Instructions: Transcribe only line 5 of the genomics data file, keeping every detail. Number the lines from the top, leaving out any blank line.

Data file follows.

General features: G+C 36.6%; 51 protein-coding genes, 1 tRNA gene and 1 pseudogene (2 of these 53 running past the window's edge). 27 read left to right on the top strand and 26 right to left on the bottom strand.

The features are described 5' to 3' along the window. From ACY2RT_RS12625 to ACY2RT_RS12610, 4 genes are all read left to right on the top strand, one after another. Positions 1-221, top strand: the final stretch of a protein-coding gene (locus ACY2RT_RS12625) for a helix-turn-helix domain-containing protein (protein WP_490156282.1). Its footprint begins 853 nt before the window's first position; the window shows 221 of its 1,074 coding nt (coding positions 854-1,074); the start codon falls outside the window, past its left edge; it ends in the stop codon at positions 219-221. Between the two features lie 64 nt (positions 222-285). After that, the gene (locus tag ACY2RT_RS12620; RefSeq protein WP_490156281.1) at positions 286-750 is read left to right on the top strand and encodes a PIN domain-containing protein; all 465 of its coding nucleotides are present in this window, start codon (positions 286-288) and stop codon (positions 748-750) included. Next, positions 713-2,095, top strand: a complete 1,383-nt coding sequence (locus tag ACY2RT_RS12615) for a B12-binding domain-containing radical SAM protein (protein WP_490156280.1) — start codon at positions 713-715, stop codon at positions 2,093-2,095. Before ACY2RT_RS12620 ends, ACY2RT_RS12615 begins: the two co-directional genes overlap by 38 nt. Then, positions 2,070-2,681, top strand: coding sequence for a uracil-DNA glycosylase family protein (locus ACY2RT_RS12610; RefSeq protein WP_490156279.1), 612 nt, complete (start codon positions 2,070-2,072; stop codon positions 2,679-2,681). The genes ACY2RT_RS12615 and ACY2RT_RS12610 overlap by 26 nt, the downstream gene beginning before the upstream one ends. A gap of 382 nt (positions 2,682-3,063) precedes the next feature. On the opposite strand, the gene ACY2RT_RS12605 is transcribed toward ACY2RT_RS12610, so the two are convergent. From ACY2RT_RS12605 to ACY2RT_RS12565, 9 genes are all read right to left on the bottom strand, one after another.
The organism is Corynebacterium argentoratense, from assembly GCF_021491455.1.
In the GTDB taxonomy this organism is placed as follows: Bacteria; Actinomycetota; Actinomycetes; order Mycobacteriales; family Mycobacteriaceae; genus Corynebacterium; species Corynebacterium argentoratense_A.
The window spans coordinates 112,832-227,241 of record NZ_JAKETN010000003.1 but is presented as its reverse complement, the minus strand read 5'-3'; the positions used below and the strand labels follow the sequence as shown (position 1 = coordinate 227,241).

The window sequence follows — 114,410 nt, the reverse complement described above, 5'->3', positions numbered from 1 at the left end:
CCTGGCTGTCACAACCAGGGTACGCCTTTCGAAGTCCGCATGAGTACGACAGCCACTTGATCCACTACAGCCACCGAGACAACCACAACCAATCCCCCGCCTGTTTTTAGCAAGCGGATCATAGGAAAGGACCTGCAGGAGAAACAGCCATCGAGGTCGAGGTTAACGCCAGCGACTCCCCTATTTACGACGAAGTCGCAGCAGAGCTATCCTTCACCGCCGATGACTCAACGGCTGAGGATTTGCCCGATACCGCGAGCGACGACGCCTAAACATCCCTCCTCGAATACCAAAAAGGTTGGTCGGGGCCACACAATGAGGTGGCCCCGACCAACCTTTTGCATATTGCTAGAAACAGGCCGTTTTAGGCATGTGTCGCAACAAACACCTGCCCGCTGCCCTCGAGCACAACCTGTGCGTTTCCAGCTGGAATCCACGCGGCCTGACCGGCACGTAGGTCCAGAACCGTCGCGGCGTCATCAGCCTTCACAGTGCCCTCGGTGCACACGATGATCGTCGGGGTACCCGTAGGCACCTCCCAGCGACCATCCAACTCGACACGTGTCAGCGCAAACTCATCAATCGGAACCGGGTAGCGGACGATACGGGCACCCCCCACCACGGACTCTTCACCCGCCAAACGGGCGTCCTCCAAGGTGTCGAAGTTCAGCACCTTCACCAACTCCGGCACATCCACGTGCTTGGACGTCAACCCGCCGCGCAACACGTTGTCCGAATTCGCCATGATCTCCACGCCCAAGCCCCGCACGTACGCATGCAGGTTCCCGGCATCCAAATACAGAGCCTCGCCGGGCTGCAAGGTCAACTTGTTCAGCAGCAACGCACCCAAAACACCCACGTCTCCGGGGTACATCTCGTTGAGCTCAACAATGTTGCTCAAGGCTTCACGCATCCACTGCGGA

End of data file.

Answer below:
The window spans coordinates 112,832-227,241 of record NZ_JAKETN010000003.1 but is presented as its reverse complement, the minus strand read 5'-3'; the positions used below and the strand labels follow the sequence as shown (position 1 = coordinate 227,241).